September 28, 2011 – In today’s National Post, new MLI Senior Fellow and Law Professor Benjamin Perrin discusses the criminal justice reforms included in the Safe Streets and Communities Act. He says, “While not perfect, the bill introduces numerous reforms that will improve our nation’s criminal justice system.” Article below:
The government’s omnibus crime bill is not draconian
By Benjamin Perrin, National Post, September 28, 2011
There is a widely held sentiment that the criminal justice process has left victims and their families behind, and that our laws have failed to keep pace with the reality of serious crimes, including terrorism, organized drug crime, human trafficking, and predatory pedophiles. It is not merely a sentiment but, in many cases, a reality.
Last week, the federal government acted on a campaign promise to introduce an omnibus package of criminal justice reforms that had been introduced and debated in the previous minority Parliament for years, only to be stalled. Predictably, the usual suspects have appeared to raise a hue and cry railing against the Safe Streets and Communities Act. They call it retrograde, costly, and American.
Unfortunately, very few people have taken the time to read through the 102-pages of targeted reforms or even the copious summaries on government websites. If you did, you might be surprised by what you would find. While not perfect, the bill introduces numerous reforms that will improve our nation’s criminal justice system.
What are some of the supposedly unacceptable reforms? Consider the following sampling of changes that have been proposed:
– Making and distributing child pornography would no longer carry a meager mandatory 90 days in jail, but a minimum of 6 months imprisonment.
– Sexually assaulting a child (person under 16 years of age) using a weapon, kidnapping, forcible confinement, and abduction (by a stranger of a person under 14 years of age) would all be offences that could no longer result in house arrest.
– Two new offences would be introduced to cover the widely recognized practices used by predatory pedophiles who “groom” their young victims by exposing them to sexually explicit material, and try to arrange meetings with kids online to sexually abuse them.
– “Date rape” drugs would be classified as more serious controlled substances, resulting in higher sentences for manufacturing them.
– Importing illegal narcotics will now carry a mandatory one-year term of imprisonment.
– Provincial and territorial governments will decide at what age Crown prosecutors should consider seeking adult sentences for young offenders convicted of murder, attempted murder, manslaughter, and aggravated assault.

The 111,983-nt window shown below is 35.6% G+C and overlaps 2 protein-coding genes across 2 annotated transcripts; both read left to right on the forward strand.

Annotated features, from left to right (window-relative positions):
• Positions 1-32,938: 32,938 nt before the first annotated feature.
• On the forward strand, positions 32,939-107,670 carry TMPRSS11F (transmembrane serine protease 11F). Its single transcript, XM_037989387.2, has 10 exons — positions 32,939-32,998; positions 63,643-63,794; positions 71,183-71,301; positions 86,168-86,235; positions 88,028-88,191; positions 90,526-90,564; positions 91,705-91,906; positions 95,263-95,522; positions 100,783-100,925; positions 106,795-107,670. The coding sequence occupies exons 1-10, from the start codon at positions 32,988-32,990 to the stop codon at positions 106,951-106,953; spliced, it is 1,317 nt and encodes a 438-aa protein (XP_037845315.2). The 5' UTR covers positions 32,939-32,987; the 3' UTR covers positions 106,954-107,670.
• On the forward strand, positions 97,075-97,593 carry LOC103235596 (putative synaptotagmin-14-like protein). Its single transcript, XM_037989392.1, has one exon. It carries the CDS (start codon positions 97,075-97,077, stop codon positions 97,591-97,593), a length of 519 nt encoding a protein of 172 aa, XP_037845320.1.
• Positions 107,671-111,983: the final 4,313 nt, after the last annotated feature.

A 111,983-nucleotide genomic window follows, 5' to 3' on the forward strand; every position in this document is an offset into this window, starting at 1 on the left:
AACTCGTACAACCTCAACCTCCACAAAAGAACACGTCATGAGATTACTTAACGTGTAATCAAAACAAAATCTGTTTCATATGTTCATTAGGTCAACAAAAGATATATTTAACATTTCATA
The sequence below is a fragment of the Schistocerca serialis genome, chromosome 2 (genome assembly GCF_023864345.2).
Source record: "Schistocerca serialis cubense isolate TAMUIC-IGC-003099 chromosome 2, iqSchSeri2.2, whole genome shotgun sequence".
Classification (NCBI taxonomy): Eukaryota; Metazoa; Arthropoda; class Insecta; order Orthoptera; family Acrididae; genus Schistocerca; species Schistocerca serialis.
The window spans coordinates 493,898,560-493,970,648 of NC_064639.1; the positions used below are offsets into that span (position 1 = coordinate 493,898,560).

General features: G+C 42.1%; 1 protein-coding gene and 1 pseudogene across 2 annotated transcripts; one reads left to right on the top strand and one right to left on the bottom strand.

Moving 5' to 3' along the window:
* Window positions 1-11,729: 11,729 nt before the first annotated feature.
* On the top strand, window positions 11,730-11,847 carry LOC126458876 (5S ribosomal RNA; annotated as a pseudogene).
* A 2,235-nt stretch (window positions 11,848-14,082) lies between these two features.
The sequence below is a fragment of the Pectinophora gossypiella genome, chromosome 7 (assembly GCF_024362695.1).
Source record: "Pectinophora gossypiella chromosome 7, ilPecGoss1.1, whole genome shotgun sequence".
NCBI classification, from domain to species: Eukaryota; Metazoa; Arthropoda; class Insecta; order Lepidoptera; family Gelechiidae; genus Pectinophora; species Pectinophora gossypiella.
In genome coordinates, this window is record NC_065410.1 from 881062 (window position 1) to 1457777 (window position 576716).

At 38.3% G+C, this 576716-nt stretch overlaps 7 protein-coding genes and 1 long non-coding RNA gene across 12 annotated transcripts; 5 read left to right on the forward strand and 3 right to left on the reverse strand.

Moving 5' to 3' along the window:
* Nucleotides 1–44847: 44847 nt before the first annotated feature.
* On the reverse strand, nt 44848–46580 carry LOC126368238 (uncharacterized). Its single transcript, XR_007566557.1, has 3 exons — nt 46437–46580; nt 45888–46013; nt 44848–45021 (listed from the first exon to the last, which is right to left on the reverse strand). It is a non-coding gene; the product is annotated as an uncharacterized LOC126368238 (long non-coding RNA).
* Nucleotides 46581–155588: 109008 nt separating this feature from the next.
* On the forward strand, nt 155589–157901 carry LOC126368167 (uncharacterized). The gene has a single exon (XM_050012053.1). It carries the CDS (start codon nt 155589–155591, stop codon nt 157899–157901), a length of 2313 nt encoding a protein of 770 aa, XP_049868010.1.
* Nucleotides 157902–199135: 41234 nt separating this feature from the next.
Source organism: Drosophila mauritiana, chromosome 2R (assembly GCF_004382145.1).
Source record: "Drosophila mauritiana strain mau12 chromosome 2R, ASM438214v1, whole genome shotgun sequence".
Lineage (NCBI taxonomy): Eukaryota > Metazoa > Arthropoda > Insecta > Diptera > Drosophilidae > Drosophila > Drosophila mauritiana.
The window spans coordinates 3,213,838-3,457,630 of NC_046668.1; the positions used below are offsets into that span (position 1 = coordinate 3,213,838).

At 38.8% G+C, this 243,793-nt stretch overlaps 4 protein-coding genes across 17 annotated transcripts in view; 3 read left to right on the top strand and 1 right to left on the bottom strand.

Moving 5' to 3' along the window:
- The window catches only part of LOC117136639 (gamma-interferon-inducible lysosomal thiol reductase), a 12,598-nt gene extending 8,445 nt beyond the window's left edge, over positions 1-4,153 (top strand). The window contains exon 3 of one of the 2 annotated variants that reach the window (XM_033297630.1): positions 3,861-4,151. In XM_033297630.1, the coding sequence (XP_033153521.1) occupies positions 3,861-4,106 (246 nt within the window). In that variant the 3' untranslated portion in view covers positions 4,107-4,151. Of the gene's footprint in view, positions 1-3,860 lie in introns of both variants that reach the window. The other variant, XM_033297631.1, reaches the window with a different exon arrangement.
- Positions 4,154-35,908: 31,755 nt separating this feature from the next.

– Victims of crime would have a statutory right to participate in parole board hearings.
– Victims of terrorism would be able to sue terrorists and supporters of terrorism, including foreign states that support designated terrorist entities.
– Human trafficking can be prevented by allowing immigration officers to evaluate work placements to ensure they are not fronts for sex trafficking or forced labour.
These, and the vast majority of proposed changes are eminently reasonable and promote a sense of accountability in situations where we as a society are asked to put our collective faith in our police and judicial institutions to safeguard our children, our safety, our lives, and our property.
The Safe Streets and Communities Act is also not lacking in measures to enhance the possibility of rehabilitating offenders. However, rather than assuming this sentencing principle supersedes all else, in all circumstances, and for all offenders, it takes a view of rehabilitation that is both realistic and effective.
For example, under the reforms, an offender who is addicted to drugs can be given a suspended or reduced sentence if they complete an approved drug treatment program under court supervision or as part of one of the specialized Drug Treatment Court approved programs.
Additionally, inmates serving their time will each be required to have an individual “correctional plan” that include behavioural expectations, goals for program participation, and ensuring that court-ordered restitution to victims is made and any child support obligations are met.
This package of reforms is not in response to a crime wave, although it is recognized that certain serious offences like drug crime and child sexual exploitation offences are indeed increasing, but rather it is about rebalancing the criminal law in a way that increases accountability of offenders for the most serious and violent crimes that any person could suffer from.
These reforms are overdue, important, and consistent with the expectations that many Canadians have that individuals who commit serious crimes should be assisted in rehabilitation, but also punished for their crimes and specifically deterred from reoffending.
Benjamin Perrin is a law professor at the University of British Columbia and a senior fellow at the Macdonald-Laurier Institute.